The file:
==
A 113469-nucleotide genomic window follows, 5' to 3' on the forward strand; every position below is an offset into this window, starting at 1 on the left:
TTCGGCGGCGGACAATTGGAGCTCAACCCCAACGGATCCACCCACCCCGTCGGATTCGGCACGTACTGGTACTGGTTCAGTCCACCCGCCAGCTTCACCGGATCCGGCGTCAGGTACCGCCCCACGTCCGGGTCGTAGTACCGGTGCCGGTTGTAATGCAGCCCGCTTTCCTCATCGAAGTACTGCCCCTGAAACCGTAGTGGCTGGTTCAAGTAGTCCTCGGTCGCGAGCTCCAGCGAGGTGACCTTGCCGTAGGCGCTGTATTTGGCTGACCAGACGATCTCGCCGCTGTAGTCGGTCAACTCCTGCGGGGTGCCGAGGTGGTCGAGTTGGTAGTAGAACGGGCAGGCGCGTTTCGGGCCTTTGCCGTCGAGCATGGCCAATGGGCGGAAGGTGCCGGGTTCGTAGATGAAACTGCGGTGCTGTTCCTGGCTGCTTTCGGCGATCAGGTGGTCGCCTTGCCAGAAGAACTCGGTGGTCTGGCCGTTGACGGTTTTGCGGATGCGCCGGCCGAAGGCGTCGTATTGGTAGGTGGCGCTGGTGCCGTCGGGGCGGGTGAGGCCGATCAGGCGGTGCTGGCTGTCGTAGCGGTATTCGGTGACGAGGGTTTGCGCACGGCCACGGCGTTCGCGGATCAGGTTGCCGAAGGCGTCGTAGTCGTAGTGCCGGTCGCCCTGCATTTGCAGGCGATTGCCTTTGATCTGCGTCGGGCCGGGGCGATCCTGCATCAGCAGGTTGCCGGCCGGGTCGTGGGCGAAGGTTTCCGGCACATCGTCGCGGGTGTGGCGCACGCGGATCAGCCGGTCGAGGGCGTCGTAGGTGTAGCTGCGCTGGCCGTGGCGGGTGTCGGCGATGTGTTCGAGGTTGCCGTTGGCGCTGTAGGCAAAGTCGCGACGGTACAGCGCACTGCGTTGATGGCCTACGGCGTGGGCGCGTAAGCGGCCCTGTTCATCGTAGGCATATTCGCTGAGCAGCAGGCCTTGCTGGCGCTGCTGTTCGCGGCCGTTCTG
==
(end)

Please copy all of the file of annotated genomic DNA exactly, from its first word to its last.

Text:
A 113469-nucleotide genomic window follows, 5' to 3' on the forward strand; every position below is an offset into this window, starting at 1 on the left:
TTCGGCGGCGGACAATTGGAGCTCAACCCCAACGGATCCACCCACCCCGTCGGATTCGGCACGTACTGGTACTGGTTCAGTCCACCCGCCAGCTTCACCGGATCCGGCGTCAGGTACCGCCCCACGTCCGGGTCGTAGTACCGGTGCCGGTTGTAATGCAGCCCGCTTTCCTCATCGAAGTACTGCCCCTGAAACCGTAGTGGCTGGTTCAAGTAGTCCTCGGTCGCGAGCTCCAGCGAGGTGACCTTGCCGTAGGCGCTGTATTTGGCTGACCAGACGATCTCGCCGCTGTAGTCGGTCAACTCCTGCGGGGTGCCGAGGTGGTCGAGTTGGTAGTAGAACGGGCAGGCGCGTTTCGGGCCTTTGCCGTCGAGCATGGCCAATGGGCGGAAGGTGCCGGGTTCGTAGATGAAACTGCGGTGCTGTTCCTGGCTGCTTTCGGCGATCAGGTGGTCGCCTTGCCAGAAGAACTCGGTGGTCTGGCCGTTGACGGTTTTGCGGATGCGCCGGCCGAAGGCGTCGTATTGGTAGGTGGCGCTGGTGCCGTCGGGGCGGGTGAGGCCGATCAGGCGGTGCTGGCTGTCGTAGCGGTATTCGGTGACGAGGGTTTGCGCACGGCCACGGCGTTCGCGGATCAGGTTGCCGAAGGCGTCGTAGTCGTAGTGCCGGTCGCCCTGCATTTGCAGGCGATTGCCTTTGATCTGCGTCGGGCCGGGGCGATCCTGCATCAGCAGGTTGCCGGCCGGGTCGTGGGCGAAGGTTTCCGGCACATCGTCGCGGGTGTGGCGCACGCGGATCAGCCGGTCGAGGGCGTCGTAGGTGTAGCTGCGCTGGCCGTGGCGGGTGTCGGCGATGTGTTCGAGGTTGCCGTTGGCGCTGTAGGCAAAGTCGCGACGGTACAGCGCACTGCGTTGATGGCCTACGGCGTGGGCGCGTAAGCGGCCCTGTTCATCGTAGGCATATTCGCTGAGCAGCAGGCCTTGCTGGCGCTGCTGTTCGCGGCCGTTCTG